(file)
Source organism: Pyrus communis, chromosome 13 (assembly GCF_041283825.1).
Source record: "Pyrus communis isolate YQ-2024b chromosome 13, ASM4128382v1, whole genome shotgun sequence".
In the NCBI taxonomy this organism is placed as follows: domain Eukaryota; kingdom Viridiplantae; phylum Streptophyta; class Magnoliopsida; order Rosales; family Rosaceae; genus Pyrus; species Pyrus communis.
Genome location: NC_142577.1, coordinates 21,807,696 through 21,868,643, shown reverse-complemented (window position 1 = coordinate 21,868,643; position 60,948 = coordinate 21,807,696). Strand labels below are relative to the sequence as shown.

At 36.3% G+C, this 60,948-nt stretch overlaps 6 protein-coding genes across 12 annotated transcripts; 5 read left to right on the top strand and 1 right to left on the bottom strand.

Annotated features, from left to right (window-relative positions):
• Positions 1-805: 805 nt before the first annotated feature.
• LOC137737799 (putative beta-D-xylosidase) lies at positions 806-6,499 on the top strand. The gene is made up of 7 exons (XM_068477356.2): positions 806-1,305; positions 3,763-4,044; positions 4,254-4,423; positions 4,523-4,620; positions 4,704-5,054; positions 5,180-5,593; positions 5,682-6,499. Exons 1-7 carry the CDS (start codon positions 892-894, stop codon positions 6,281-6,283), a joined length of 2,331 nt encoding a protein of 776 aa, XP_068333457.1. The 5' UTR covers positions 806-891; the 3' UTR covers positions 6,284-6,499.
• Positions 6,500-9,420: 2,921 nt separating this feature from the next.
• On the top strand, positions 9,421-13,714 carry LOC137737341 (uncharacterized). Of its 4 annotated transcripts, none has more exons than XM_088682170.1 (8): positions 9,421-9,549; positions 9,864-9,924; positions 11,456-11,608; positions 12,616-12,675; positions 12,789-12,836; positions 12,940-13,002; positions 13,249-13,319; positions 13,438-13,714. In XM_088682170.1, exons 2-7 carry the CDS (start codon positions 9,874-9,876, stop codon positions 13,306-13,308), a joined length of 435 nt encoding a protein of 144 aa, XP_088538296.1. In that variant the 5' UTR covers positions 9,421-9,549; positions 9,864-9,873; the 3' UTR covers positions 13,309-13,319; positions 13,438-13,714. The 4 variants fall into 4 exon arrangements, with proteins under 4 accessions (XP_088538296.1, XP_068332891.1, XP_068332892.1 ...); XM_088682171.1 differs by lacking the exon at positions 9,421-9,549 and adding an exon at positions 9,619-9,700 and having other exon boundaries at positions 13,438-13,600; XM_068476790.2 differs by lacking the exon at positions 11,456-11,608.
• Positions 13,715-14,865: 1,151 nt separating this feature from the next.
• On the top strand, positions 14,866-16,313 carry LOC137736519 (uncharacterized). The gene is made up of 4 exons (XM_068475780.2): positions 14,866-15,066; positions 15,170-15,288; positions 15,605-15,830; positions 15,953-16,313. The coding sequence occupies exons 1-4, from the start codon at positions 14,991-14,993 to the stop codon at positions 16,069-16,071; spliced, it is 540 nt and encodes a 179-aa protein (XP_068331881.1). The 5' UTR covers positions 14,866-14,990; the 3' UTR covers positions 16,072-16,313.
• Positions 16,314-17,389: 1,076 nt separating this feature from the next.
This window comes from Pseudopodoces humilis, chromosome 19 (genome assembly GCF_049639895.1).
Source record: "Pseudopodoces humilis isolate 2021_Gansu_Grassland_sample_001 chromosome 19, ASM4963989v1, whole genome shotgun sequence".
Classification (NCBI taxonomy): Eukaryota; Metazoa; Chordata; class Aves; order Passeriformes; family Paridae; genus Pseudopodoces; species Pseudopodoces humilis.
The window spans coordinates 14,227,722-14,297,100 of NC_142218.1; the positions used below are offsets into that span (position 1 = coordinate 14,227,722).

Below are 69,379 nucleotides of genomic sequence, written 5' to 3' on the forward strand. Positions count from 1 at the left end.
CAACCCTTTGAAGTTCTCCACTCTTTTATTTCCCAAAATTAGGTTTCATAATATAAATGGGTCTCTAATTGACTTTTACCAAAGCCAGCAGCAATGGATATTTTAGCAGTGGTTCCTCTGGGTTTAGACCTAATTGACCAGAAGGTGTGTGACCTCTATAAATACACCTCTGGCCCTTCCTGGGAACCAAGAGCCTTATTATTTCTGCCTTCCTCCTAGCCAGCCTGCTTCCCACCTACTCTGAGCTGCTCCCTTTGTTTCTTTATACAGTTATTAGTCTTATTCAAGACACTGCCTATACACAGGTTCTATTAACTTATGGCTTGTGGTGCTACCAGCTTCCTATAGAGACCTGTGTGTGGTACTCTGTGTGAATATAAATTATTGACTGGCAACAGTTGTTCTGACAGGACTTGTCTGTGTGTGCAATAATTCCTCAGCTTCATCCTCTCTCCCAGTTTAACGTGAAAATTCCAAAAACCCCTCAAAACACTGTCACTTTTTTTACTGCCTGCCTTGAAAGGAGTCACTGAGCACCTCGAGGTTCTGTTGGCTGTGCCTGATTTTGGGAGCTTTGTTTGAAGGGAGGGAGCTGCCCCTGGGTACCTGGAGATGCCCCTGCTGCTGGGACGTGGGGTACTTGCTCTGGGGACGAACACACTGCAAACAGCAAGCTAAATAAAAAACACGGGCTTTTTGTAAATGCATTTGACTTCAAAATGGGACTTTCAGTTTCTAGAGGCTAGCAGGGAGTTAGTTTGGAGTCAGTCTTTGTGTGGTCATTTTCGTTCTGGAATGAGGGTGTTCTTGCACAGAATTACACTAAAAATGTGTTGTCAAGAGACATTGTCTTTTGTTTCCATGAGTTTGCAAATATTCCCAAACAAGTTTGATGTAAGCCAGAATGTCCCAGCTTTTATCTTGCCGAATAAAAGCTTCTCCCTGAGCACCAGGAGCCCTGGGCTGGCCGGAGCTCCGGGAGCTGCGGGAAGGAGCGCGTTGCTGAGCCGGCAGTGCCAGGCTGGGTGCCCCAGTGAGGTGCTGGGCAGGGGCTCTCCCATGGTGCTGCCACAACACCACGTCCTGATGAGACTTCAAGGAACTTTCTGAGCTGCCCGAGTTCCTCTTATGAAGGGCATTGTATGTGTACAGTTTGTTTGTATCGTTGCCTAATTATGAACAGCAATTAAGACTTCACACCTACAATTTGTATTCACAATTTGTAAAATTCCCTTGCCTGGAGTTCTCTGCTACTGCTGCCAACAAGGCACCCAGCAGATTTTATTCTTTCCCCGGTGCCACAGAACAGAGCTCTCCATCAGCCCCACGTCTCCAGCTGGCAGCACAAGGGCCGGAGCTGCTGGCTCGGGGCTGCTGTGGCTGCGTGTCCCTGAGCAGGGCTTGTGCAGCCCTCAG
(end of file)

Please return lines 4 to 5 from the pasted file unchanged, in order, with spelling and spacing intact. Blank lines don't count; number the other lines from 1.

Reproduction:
Genome location: NC_142577.1, coordinates 21,807,696 through 21,868,643, shown reverse-complemented (window position 1 = coordinate 21,868,643; position 60,948 = coordinate 21,807,696). Strand labels below are relative to the sequence as shown.

At 36.3% G+C, this 60,948-nt stretch overlaps 6 protein-coding genes across 12 annotated transcripts; 5 read left to right on the top strand and 1 right to left on the bottom strand.